Putative Mammalian Catecholamine Receptor (p-Tyramine-R)(TAR)
OHSU # 0380
- Biological Materials - Receptors/Targets
- Research Tools - Screening
- Biological Materials
- Research Tools
This invention encompasses expression of the Trace Amine Associated Receptor 1 (TAAR1) receptor gene in cell culture, and an assay to determine activity of the TAAR1 receptor function in the presence of test compounds. Until now, TAAR1 proteins have been difficult to express and assay in-vitro. The clones and associated methods included in this invention offer a valuable way to test the effects of compounds on the prototypical trace amine receptor.
TAAR1 is the first member of a family of G Protein-Coupled Receptor proteins (GPCRs) known as the Trace Amine Associated Receptors (TAARs) and is active in cell signal transmission. The discovery of this new family of receptors, and the novel complement of molecules that bind TAARs, opens up completely new perspectives on the physiology and pharmacology of a variety of diseases. The prototypical TAAR, TAAR1, has a unique pharmacological profile that suggests a role in drug dependence, in particular amphetamine and methamphetamine addiction. OHSU researchers have discovered a novel endogenous ligand to TAAR1 that has demonstrated physiological effects related to temperature regulation and cardiac function, thus providing evidence of the biological significance of the TAAR1.
TAAR1 binds molecules in a class of naturally occurring chemicals, known as trace amines. At naturally low concentrations trace amines have been reported to either increase or decrease a cell’s response to different neurotransmitters. In addition, TAAR1 is activated by a variety of clinically and socially important drugs, including amphetamines, ergot derivatives and adrenaline-associated agents. Activity of TAAR1 has been linked to psychiatric conditions, such as schizophrenia and bipolar disorder.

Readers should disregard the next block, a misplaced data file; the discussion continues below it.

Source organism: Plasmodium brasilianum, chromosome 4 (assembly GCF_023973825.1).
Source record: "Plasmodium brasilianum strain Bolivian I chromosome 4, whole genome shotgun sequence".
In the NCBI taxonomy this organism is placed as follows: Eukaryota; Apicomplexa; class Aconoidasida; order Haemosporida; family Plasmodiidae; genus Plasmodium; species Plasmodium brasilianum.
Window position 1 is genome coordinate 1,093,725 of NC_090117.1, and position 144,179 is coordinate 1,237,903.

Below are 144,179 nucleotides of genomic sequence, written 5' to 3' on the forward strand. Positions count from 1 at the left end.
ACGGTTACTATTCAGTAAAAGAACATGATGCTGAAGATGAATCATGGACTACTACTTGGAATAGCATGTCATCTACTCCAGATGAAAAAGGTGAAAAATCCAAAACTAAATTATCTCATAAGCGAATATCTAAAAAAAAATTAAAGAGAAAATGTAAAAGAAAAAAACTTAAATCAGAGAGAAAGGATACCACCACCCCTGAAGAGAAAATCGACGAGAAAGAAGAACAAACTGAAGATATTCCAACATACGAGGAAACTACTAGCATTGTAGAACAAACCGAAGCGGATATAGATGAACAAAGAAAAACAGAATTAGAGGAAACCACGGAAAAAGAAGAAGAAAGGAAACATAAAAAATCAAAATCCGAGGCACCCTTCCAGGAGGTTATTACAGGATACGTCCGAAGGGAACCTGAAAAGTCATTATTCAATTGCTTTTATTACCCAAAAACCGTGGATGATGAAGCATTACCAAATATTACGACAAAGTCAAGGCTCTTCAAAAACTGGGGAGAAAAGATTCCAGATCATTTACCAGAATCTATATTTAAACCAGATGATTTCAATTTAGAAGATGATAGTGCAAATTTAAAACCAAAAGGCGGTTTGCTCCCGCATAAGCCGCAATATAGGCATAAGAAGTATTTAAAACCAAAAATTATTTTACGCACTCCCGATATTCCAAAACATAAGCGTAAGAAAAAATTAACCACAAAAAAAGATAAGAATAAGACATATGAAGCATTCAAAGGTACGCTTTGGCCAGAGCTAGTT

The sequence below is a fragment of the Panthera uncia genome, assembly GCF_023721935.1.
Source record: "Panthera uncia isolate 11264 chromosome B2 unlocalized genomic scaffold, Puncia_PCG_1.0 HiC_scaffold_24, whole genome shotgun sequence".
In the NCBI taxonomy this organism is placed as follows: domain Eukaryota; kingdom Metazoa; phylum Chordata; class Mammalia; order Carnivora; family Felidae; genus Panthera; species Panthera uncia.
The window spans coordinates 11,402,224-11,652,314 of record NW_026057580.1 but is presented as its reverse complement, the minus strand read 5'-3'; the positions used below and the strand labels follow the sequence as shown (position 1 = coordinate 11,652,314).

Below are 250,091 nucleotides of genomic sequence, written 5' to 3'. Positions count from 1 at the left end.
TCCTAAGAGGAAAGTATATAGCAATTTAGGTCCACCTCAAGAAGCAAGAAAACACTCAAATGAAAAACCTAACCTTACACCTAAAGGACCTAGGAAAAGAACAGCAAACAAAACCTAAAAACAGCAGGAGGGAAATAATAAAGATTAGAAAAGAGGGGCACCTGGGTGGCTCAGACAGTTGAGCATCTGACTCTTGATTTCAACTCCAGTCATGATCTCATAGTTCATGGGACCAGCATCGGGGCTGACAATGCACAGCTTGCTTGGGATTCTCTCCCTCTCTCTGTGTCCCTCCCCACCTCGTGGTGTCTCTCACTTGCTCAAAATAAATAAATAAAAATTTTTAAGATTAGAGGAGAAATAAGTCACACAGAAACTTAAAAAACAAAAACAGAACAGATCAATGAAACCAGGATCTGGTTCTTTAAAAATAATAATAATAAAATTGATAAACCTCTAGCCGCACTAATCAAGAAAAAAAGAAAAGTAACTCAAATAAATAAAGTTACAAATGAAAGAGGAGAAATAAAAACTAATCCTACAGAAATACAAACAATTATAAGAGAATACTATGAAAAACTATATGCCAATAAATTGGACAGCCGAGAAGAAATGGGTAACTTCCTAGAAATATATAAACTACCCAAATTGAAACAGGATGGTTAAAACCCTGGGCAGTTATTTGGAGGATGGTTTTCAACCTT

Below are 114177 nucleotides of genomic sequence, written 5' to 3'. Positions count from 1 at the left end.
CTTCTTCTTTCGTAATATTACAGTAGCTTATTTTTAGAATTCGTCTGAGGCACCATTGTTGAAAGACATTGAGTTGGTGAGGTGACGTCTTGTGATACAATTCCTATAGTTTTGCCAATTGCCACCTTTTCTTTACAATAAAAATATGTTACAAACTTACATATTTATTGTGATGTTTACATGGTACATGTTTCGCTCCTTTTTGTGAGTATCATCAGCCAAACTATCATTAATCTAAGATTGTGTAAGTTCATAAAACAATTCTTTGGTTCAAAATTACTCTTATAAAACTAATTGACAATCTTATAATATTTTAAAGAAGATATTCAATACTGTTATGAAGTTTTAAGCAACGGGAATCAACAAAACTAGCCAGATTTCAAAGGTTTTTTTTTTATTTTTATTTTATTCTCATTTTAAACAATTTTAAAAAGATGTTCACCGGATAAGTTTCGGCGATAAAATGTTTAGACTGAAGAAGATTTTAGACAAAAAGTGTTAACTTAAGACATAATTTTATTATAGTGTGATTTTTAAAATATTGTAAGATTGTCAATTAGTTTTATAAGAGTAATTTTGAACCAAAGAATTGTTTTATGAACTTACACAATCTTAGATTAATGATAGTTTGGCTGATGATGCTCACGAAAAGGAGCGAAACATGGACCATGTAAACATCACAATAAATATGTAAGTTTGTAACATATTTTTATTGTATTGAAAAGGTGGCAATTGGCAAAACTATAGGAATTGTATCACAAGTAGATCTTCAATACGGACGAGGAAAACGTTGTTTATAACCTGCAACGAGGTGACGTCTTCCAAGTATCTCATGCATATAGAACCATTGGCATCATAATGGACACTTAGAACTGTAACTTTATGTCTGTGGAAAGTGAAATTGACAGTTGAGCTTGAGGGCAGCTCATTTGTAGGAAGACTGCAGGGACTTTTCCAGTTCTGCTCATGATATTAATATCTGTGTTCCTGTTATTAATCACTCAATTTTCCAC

This technology includes an otherwise difficult to express receptor gene and an associated method for screening compounds that affect cell signaling related to clinically and socially important psychiatric diseases, such as schizophrenia and bipolar disorder, and drug dependence, namely amphetamine and methamphetamine addiction.
Dr. Grandy’s training was in both microbiology and molecular biology. For the last 25 years his research has focused on the cloning and deorphanization of G protein-coupled receptors (GPCRs) and the discovery of novel ligands for these receptors.
Dr. Grandy’s group discovered and deorphanized the GPCR receptor that is now referred to as the trace amine-associated receptor (TAAR1), among other receptors, namely dopamine D2, D4 and the orphanin FQ/nociceptin receptor.During the process of extensive structure activity profiling, in collaboration with Dr. Thomas Scanlan, they predicted that novel decarboxylated derivatives of thyroid hormone, e.g. 3-iodothyronamine (T1AM), would activate TAAR1.
Lindemann L, Ebeling M, Kratochwil NA, Bunzow JR, Grandy DK, Hoener MC. “Trace amine-associated receptors form structurally and functionally distinct subfamilies of novel G protein-coupled receptors.” Genomics. 2005 Mar;85(3):372-85.
Zucchi R, Chiellini G, Scanlan TS, Grandy DK. “Trace amine-associated receptors and their ligands.” Br J Pharmacol. 2006 Dec;149(8):967-78. Epub 2006 Nov 6.
Reese EA, Bunzow JR, Arttamangkul S, Sonders MS, Grandy DK. “Trace amine-associated receptor 1 displays species-dependent stereoselectivity for isomers of methamphetamine, amphetamine, and para-hydroxyamphetamine.” J Pharmacol Exp Ther. 2007 Apr;321(1):178-86.
OHSU #0557 Novel Mammalian Catecholmine Receptor Genes and Uses
- OHSU # 0557 — Novel Mammalian Catecholmine Receptor Genes and Uses
For more information, contact:
Technology Development Manager